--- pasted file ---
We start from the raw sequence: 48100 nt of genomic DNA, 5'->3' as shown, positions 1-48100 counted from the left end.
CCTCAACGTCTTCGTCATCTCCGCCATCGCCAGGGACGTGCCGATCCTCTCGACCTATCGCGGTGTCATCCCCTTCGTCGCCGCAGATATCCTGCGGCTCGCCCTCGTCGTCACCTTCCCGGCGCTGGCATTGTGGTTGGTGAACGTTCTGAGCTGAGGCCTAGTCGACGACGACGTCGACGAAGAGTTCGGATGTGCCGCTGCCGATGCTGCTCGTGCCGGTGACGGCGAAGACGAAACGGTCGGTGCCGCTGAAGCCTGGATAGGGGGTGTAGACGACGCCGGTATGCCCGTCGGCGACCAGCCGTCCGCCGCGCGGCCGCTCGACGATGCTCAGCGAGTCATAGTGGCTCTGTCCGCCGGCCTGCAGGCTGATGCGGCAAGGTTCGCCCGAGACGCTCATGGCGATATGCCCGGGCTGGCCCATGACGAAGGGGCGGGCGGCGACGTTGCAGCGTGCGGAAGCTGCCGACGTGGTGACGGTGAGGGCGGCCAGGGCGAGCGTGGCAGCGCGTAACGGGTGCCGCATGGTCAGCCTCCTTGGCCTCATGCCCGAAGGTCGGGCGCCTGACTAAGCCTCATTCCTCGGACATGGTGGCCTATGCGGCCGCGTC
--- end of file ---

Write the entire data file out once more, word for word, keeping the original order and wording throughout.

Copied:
We start from the raw sequence: 48100 nt of genomic DNA, 5'->3' as shown, positions 1-48100 counted from the left end.
CCTCAACGTCTTCGTCATCTCCGCCATCGCCAGGGACGTGCCGATCCTCTCGACCTATCGCGGTGTCATCCCCTTCGTCGCCGCAGATATCCTGCGGCTCGCCCTCGTCGTCACCTTCCCGGCGCTGGCATTGTGGTTGGTGAACGTTCTGAGCTGAGGCCTAGTCGACGACGACGTCGACGAAGAGTTCGGATGTGCCGCTGCCGATGCTGCTCGTGCCGGTGACGGCGAAGACGAAACGGTCGGTGCCGCTGAAGCCTGGATAGGGGGTGTAGACGACGCCGGTATGCCCGTCGGCGACCAGCCGTCCGCCGCGCGGCCGCTCGACGATGCTCAGCGAGTCATAGTGGCTCTGTCCGCCGGCCTGCAGGCTGATGCGGCAAGGTTCGCCCGAGACGCTCATGGCGATATGCCCGGGCTGGCCCATGACGAAGGGGCGGGCGGCGACGTTGCAGCGTGCGGAAGCTGCCGACGTGGTGACGGTGAGGGCGGCCAGGGCGAGCGTGGCAGCGCGTAACGGGTGCCGCATGGTCAGCCTCCTTGGCCTCATGCCCGAAGGTCGGGCGCCTGACTAAGCCTCATTCCTCGGACATGGTGGCCTATGCGGCCGCGTC